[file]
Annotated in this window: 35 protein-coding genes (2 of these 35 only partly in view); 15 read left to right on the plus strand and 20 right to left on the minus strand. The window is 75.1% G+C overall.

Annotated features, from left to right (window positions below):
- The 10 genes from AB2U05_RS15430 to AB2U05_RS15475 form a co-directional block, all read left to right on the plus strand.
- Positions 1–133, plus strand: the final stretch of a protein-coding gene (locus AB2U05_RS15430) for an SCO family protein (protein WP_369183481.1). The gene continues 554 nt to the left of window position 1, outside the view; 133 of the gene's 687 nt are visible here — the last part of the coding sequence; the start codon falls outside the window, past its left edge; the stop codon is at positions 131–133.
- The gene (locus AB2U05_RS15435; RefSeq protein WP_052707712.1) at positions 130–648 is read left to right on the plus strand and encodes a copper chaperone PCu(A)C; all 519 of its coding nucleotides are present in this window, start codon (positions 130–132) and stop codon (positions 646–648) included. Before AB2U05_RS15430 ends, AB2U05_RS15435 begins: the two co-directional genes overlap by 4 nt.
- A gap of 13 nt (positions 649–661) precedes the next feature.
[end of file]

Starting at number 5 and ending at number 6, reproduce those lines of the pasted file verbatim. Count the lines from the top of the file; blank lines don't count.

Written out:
- The gene (locus AB2U05_RS15435; RefSeq protein WP_052707712.1) at positions 130–648 is read left to right on the plus strand and encodes a copper chaperone PCu(A)C; all 519 of its coding nucleotides are present in this window, start codon (positions 130–132) and stop codon (positions 646–648) included. Before AB2U05_RS15430 ends, AB2U05_RS15435 begins: the two co-directional genes overlap by 4 nt.
- A gap of 13 nt (positions 649–661) precedes the next feature.